http://news.yahoo.com/s/ap/20090305/ap_on_bi_ge/gm_annual_report
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Old 03-05-2009, 06:32 AM   #65
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I was out a awhile ago, currently seeking a bottom on Citigroup, my guess is C will bottom out within the next couple of weeks. There was an interesting report posted yesterday on Reuters regarding upcoming talks surrounding the mark-to-market accounting rule. I'm watching financial stocks closely now, IMO they are way oversold and at nearly bargain basement prices.
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Old 03-05-2009, 08:16 AM   #66
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I don't think any of the three auto makers will close shop. Ford will make it, Chrysler (I have an inside track on that one) will be acquired and no President will ever allow GM to fail under his watch, certainly not a pro-Labor Dem. But the chapter 11 route is almost 99.9% certain, they're pretty far into their plans for that. They're just trying to figure out how to ****************-can the least amount of people but the layoffs will be huge.

To make matters worse, credit is not budging and oil is absolutely into its quiet recovery.

p.s.
STAY AWAY from those financials if you are an investor. Going long troubled companies in a protracted bear market is EXACTLY what the short sellers want you to do. I see another 30% decline for the big banks. We've still got 80% of the 09 bank failures to come. Which will of course heavily favor the survivors who are now getting murdered. Like cockaroaches in a nuclear winter.
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Old 03-05-2009, 09:23 AM   #67
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GM is going to file chapter 11, so stay away. As for the financials? Citi, BoA and Chase are all insolvent if you strip away the government money and factor in the off balance sheet (level 2 and 3) investment losses. Citi's market cap at .98 a share is nil. BoA and Chase aren't far behind. Chase will have to suck up $41 B in Bear Stearns losses and the WaMu fallout rendering them nil, unless Obama keeps handing out bailout money. BoA and Citi are effectively nationalized already, so why don't we call a spade a spade?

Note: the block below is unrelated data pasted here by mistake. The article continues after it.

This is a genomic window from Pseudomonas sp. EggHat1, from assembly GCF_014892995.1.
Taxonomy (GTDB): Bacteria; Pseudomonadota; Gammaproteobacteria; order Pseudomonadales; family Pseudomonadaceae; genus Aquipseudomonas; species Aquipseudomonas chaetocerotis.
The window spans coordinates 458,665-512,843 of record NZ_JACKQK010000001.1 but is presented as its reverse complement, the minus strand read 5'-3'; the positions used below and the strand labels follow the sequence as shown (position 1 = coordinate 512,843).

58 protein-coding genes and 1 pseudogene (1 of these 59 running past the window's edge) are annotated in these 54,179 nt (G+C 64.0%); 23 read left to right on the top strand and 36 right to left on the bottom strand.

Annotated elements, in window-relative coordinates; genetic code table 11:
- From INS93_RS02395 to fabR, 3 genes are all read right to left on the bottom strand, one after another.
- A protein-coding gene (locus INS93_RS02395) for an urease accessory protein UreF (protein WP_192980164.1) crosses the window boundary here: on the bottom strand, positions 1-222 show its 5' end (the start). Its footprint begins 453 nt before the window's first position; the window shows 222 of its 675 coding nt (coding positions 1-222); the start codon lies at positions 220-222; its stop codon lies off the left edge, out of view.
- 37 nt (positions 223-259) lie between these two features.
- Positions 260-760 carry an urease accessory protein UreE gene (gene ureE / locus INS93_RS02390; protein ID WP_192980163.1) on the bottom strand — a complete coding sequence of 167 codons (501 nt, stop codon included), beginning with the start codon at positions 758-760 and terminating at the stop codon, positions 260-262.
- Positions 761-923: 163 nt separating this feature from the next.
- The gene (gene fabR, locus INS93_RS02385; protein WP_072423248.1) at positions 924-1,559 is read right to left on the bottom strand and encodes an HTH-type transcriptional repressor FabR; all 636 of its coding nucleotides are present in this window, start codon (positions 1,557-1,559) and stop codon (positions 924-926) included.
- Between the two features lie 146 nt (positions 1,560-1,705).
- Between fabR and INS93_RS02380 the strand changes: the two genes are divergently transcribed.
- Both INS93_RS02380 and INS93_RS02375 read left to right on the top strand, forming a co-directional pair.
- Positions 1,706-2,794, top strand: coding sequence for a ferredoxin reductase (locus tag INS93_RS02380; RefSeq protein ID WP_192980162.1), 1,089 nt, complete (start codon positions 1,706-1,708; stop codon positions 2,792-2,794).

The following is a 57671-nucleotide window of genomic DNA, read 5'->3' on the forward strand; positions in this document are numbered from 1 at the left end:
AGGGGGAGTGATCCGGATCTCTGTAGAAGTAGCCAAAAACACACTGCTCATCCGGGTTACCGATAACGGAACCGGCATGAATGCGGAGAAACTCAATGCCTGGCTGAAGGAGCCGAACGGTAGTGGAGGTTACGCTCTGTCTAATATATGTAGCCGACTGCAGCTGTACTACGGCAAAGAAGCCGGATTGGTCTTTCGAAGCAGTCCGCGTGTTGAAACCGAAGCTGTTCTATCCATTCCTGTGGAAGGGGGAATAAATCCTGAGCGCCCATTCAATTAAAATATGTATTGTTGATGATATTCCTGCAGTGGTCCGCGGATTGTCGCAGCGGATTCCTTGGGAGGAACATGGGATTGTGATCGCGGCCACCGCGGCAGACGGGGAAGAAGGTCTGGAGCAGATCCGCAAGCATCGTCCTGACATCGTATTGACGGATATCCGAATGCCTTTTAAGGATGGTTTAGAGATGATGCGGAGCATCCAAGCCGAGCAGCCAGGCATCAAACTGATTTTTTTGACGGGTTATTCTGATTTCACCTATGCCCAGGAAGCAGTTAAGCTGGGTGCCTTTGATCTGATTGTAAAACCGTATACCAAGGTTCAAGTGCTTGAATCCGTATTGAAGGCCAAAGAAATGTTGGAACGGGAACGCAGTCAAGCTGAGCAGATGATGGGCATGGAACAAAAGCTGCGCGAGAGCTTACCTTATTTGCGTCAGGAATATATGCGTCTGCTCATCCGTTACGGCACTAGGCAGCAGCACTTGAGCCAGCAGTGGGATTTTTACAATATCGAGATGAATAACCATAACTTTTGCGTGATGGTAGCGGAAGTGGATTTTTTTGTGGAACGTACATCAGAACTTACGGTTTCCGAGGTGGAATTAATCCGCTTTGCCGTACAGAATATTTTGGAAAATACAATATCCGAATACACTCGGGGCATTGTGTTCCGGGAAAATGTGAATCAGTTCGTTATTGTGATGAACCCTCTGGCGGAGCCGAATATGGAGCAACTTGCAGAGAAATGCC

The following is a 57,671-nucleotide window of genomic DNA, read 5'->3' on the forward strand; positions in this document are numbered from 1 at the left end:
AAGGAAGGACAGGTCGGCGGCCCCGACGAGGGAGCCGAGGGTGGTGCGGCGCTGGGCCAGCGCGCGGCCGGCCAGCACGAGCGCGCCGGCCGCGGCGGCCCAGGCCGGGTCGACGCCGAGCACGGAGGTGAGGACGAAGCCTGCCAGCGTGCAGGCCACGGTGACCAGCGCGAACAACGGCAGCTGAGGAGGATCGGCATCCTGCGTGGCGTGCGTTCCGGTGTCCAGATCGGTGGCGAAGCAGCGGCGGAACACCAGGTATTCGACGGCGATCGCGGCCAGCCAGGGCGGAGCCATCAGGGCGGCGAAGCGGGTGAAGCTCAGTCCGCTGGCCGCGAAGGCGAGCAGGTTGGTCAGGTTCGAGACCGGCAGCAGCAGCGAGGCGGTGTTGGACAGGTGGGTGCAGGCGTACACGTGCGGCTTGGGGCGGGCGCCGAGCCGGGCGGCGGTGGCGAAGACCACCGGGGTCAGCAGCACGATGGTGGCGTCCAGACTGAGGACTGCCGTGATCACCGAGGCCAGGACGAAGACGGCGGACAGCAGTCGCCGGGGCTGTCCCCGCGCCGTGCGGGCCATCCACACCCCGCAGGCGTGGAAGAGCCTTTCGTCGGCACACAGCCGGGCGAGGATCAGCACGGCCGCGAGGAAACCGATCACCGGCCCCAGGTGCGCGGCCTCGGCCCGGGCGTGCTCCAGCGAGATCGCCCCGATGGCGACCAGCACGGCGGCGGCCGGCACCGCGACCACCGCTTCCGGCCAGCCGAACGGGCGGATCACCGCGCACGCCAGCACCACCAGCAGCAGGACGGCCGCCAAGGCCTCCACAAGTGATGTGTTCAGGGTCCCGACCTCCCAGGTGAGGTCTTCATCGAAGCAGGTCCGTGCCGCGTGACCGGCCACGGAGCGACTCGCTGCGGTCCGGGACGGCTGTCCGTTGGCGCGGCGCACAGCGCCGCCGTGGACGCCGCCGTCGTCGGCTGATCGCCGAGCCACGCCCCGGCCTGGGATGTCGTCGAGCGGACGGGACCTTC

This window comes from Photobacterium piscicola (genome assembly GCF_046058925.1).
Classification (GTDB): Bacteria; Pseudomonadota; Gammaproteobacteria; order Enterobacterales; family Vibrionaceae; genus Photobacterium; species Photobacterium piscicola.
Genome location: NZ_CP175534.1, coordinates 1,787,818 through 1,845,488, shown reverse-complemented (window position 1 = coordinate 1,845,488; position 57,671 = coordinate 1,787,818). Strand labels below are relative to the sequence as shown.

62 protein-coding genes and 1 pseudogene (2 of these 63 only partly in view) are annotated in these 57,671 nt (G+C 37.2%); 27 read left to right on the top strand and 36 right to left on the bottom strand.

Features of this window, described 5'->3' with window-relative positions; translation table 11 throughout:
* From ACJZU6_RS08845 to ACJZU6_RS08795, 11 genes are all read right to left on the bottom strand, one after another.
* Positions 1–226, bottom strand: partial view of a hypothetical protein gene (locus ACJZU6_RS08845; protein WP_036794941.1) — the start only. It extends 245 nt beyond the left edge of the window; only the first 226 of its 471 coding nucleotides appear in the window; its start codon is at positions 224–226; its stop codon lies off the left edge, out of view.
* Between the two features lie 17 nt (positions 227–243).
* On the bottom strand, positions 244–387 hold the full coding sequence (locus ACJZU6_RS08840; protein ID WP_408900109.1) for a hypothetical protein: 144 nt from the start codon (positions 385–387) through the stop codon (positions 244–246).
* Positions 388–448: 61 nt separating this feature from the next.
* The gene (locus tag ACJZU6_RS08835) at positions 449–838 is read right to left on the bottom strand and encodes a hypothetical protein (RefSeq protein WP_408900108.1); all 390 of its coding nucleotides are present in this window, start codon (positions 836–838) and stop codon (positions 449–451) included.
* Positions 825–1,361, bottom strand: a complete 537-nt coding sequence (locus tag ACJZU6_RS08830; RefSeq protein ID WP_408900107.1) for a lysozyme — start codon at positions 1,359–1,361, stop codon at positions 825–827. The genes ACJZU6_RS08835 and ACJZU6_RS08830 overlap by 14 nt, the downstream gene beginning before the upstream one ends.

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Old 03-05-2009, 09:55 AM   #68
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^well there's trillions of dollars that are sitting pretty in money market accounts and short term bonds from domestic and foreign investors (where Prince Al-Waleed when you need him) that will come back into financials at some point. Its been nearly 7 months of pent up cash worldwide at this point.
Everything goes through energy and the banks. You'll never escape that in a consumer economy the size of ours. I tend to think it costs a lot more to build a bank from scratch than to keep one on life support until the chemo is done.

It's these times that make me think of the investor during the great depression that picked up paper one day and bought every stock of every good company that was trading for less than a dollar. I think he made a lot of money.